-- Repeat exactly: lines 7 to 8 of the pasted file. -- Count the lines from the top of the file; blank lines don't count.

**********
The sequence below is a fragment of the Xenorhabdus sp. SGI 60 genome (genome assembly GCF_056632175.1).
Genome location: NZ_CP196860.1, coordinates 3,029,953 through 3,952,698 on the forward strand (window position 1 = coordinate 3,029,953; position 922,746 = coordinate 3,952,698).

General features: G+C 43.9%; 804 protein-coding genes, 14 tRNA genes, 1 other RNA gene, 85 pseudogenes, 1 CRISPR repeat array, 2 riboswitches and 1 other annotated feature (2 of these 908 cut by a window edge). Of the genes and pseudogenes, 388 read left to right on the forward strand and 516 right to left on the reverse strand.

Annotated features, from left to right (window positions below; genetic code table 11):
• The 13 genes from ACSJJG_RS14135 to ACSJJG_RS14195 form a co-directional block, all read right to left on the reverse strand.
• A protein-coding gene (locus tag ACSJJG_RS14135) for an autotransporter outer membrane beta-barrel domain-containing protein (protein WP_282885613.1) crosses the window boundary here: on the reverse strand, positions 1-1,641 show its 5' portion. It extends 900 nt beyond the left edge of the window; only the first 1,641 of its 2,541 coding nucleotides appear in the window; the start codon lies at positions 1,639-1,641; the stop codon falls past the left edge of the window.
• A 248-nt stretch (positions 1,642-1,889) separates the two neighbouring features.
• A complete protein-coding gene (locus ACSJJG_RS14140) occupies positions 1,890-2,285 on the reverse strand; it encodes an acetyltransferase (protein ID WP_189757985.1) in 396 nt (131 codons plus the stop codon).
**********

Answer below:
• A 248-nt stretch (positions 1,642-1,889) separates the two neighbouring features.
• A complete protein-coding gene (locus ACSJJG_RS14140) occupies positions 1,890-2,285 on the reverse strand; it encodes an acetyltransferase (protein ID WP_189757985.1) in 396 nt (131 codons plus the stop codon).